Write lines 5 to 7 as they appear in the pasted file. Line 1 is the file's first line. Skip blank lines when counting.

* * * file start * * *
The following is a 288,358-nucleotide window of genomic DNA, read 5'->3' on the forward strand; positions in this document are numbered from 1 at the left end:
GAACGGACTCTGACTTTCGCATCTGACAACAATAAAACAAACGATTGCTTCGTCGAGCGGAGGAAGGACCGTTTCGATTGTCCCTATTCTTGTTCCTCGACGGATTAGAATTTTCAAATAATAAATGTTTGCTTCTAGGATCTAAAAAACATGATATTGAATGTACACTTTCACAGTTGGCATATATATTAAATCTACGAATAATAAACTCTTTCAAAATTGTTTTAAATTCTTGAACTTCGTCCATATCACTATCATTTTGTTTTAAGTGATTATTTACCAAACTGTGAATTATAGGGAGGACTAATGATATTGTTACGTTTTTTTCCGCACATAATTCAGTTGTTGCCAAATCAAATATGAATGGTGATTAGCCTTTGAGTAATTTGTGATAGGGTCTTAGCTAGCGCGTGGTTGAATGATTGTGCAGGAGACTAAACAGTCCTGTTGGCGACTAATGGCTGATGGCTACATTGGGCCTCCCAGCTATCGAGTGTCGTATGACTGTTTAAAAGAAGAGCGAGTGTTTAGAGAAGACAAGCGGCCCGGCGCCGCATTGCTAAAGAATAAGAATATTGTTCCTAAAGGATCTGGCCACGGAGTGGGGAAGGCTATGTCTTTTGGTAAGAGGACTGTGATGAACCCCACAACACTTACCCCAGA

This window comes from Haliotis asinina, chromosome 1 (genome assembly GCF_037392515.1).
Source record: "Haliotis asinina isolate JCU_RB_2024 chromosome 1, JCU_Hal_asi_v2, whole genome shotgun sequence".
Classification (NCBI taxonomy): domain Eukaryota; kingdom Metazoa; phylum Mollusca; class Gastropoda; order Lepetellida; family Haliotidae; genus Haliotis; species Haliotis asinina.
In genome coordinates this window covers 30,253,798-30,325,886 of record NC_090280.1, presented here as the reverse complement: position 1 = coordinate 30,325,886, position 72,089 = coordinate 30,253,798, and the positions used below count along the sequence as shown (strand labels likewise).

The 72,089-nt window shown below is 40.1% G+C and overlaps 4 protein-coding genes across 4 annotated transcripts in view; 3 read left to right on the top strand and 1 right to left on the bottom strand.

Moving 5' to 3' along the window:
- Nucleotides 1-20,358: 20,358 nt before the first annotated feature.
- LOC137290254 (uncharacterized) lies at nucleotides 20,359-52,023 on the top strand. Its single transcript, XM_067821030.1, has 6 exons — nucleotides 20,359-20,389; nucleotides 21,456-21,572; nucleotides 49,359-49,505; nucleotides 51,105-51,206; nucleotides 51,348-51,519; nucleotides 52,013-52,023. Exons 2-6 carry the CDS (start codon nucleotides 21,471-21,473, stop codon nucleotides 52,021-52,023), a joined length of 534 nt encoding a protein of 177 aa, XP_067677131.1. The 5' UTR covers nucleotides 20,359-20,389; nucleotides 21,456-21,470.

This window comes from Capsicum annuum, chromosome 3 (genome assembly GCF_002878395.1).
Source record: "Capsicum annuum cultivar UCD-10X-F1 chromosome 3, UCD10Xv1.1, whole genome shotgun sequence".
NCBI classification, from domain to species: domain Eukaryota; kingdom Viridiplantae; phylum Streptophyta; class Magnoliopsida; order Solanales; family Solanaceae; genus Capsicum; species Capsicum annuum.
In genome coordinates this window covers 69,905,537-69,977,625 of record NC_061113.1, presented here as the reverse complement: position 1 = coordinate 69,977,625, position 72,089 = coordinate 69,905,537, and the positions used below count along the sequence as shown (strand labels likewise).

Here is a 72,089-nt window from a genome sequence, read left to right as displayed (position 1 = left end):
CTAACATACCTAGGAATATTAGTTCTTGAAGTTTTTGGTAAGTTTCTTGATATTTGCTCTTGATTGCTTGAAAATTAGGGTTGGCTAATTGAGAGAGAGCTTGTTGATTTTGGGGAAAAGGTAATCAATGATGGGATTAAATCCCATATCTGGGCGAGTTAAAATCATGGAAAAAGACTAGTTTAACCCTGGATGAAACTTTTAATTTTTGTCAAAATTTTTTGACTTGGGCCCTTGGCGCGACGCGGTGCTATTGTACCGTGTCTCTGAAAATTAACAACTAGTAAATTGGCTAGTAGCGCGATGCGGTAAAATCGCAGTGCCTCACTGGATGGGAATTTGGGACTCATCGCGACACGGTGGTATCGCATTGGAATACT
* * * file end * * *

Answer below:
Classification (NCBI taxonomy): domain Eukaryota; kingdom Metazoa; phylum Mollusca; class Gastropoda; order Lepetellida; family Haliotidae; genus Haliotis; species Haliotis asinina.
In genome coordinates this window covers 30,253,798-30,325,886 of record NC_090280.1, presented here as the reverse complement: position 1 = coordinate 30,325,886, position 72,089 = coordinate 30,253,798, and the positions used below count along the sequence as shown (strand labels likewise).

The 72,089-nt window shown below is 40.1% G+C and overlaps 4 protein-coding genes across 4 annotated transcripts in view; 3 read left to right on the top strand and 1 right to left on the bottom strand.